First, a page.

Why Your Closest Friends Can Finish Your Sentences
What we assume of our listeners, and what we actually say.
Posted May 26, 2015
Sharing an elevator with someone you don’t know can be awkward. We're taught as children not to talk to strangers, but occupying the same space with other people in silence just doesn’t feel right. Talking is what we humans do together. We spend many of our waking hours chatting, swapping stories, and exchanging information. As our common knowledge expands, so does our sense of connectedness.
What are the core elements of conversation? More than you might expect.
Conversation is what language is all about. Talk-in-interaction—the spontaneous speech people use as they engage in joint activities—far outweighs all other forms of language use. A conversation, however, is more than a set of sentences produced by alternating speakers.
For example, incomplete and ill-formed utterances are the norm in spontaneous conversation. This happens for two reasons:
First, we do not plan out our sentences before we speak them. As a result, we often experience processing delays, during which we buy time with conversational "fillers"—words like “uh” and “um” that have no meaning but are used to signal planning difficulties. (Although they seem to disrupt syntactic structure, conversational fillers are actually beneficial to both speakers and listeners, giving speakers more time to plan their intended messages and listeners more time to anticipate what’s coming next. In fact, words are better recalled later if they followed a conversational filler. Speakers can also use conversational fillers intentionally to highlight important information.)
Second, incomplete sentences may result from planning errors. Sometimes, speakers drop a structure mid-sentence to start anew. Other times, they persevere with an errant sentence, attempting to steer it back to the intended message by tacking on additional phrases and clauses.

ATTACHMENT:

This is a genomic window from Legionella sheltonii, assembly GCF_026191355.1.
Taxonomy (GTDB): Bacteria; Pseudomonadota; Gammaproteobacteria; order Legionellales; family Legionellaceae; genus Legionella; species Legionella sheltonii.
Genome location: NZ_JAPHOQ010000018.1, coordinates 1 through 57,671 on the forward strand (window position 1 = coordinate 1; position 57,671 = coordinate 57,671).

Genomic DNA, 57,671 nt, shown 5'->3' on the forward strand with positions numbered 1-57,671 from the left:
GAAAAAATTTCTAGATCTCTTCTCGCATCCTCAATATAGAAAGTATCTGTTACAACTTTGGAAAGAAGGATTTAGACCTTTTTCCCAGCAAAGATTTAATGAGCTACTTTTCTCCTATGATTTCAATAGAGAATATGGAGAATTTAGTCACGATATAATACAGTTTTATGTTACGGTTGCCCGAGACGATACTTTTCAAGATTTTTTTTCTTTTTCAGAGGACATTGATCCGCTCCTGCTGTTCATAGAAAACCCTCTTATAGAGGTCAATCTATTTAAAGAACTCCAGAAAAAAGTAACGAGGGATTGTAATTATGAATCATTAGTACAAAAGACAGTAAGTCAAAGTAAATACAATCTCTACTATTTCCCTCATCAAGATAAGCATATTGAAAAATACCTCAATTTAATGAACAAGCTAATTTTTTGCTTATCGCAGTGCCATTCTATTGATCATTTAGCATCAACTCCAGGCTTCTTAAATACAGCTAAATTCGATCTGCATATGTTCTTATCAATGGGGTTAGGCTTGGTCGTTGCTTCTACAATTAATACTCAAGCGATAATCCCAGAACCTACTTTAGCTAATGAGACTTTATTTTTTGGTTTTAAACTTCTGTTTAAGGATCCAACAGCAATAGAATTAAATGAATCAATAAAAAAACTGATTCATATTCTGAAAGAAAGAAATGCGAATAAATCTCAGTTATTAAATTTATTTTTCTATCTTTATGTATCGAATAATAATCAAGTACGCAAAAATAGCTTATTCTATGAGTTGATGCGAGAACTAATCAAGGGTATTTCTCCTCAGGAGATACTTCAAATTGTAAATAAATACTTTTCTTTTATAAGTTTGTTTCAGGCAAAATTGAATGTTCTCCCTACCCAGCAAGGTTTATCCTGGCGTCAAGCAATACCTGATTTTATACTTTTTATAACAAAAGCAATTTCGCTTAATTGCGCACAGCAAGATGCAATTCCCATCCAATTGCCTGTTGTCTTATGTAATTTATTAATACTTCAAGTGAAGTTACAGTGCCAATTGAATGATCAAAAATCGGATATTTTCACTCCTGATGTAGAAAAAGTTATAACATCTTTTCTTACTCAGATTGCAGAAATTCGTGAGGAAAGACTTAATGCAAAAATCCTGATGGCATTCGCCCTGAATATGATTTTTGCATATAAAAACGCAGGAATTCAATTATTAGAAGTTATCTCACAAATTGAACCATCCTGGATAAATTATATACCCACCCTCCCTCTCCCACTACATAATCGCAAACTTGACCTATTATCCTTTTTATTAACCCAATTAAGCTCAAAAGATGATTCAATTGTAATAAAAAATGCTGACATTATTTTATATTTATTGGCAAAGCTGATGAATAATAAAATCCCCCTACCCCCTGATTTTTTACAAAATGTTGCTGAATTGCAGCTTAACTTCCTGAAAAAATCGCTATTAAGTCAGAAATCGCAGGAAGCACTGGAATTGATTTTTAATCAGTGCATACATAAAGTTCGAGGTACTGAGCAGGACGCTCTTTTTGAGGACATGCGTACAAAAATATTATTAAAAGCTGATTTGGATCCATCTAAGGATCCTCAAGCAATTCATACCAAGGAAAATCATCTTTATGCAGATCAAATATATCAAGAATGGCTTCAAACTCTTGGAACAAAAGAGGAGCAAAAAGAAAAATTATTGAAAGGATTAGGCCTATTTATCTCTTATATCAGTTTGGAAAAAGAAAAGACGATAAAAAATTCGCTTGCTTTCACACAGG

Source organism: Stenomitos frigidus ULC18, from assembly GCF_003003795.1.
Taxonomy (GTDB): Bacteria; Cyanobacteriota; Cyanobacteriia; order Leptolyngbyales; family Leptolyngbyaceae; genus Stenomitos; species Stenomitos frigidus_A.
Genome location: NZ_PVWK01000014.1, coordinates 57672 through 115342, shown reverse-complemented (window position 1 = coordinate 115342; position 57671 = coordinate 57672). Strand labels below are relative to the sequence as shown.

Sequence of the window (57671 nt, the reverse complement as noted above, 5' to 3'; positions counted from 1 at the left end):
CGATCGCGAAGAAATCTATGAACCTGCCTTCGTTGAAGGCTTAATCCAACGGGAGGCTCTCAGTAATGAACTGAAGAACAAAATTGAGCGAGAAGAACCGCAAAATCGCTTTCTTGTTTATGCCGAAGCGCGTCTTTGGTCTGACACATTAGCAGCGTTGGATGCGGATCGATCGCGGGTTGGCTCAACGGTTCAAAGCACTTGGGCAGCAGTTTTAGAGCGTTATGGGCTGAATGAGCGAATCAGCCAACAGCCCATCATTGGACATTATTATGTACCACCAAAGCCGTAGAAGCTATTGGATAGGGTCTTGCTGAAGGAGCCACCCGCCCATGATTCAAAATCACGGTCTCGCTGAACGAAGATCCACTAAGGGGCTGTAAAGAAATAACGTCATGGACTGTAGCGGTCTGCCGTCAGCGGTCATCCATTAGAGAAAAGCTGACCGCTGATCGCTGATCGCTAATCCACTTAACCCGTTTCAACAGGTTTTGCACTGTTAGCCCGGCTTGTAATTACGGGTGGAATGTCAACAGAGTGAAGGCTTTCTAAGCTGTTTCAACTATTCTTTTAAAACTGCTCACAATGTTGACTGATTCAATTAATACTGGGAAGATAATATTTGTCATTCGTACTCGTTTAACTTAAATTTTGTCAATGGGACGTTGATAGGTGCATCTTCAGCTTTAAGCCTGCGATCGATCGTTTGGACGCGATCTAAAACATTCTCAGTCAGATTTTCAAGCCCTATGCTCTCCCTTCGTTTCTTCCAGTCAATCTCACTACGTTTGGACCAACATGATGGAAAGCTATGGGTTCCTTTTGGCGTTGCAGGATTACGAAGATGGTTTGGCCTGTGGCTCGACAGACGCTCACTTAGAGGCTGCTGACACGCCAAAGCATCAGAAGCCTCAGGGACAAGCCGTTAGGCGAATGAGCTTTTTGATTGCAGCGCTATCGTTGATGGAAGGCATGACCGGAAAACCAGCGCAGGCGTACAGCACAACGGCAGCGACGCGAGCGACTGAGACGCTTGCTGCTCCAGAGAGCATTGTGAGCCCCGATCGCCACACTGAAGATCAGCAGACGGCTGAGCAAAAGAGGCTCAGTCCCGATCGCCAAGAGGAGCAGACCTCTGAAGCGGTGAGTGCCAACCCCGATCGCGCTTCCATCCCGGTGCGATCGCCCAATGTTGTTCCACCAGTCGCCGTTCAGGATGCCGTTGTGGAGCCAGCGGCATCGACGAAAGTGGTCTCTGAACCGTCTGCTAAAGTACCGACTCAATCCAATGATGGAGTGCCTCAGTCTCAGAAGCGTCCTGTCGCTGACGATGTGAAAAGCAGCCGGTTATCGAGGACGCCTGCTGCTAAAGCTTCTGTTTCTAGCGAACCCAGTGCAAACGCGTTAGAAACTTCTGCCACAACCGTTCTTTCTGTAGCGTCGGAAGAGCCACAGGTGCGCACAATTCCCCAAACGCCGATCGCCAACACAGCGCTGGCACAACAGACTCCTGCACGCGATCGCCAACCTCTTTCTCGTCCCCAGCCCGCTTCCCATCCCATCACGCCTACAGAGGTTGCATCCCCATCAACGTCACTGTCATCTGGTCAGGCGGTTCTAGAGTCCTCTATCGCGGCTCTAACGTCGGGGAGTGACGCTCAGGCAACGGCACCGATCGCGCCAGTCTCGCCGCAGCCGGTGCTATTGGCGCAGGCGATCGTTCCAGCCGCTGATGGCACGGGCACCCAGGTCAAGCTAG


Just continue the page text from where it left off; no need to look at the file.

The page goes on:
Language is a means of communicating thoughts from one person to another. However, our speech in casual dialogue doesn’t always represent the thoughts we wish to convey. Instead, our utterances provide clues that listeners use to infer our intentions.
Due to these features of talk-in-interaction, transcripts of conversations can be difficult to read. Take, for example, this exchange recorded by Lee-Goldman (2011):
Aaron: For instance, I mean, I wouldn’t expect that it was very common overall, that when two people were talking at the same time, that it would—that it really was lower, although sometimes, as you say, it would.
Megan: Yeah, no, that was—That was a joke.
Notice Aaron’s use of the conversational filler I mean near the beginning of his turn. He seems to be having difficulty planning his utterance. And at one point, he abandons a newly started clause, that it would, repairing it with that it really was lower.
Megan starts her turn with the yeah, no combination filler. (The no, yeah combination is common as well.) She also breaks off in mid-sentence—that was—only to repeat what she’d just abandoned.
Although the reader probably has no clue what they’re discussing, Aaron and Megan seem to understand each other. How is this possible? Most of the conversation's meaning lies not in the semantics of individual words, but rather in the larger context.
In general, speakers tend to assume that listeners know what they know—after all, listeners can always ask for clarification if needed. While many of the words in a conversation are vague, it doesn’t matter because they refer to things and events that the participants all know about.
Conversation partners often negotiate the meanings of terms within the given situation. For example, people who interact with each other frequently—such as family members or coworkers—develop special terms that only they understand. After 50 years of marriage, Grandma can ask Grandpa to get her the thingamajig from the whatchamacallit, confident that he knows exactly what she means.
In sum, participating in a conversation requires more than just good listening and speaking skills. It requires considerable mindreading ability, as well.
Beňuš, Š., Gravano, A., & Hirschberg, J. (2011). Pragmatic aspects of temporal accommodation in turn-taking. Journal of Pragmatics, 43, 3001–3027.
Lee-Goldman, R. (2011). No as a discourse marker. Journal of Pragmatics, 43, 2627–2649.
ten Bosch, L., Oostdijk, N., & Boves, L. (2005). On temporal aspects of turn taking in conversational dialogues. Speech Communication, 47, 80–86.
David Ludden is the author of The Psychology of Language: An Integrated Approach (SAGE Publications).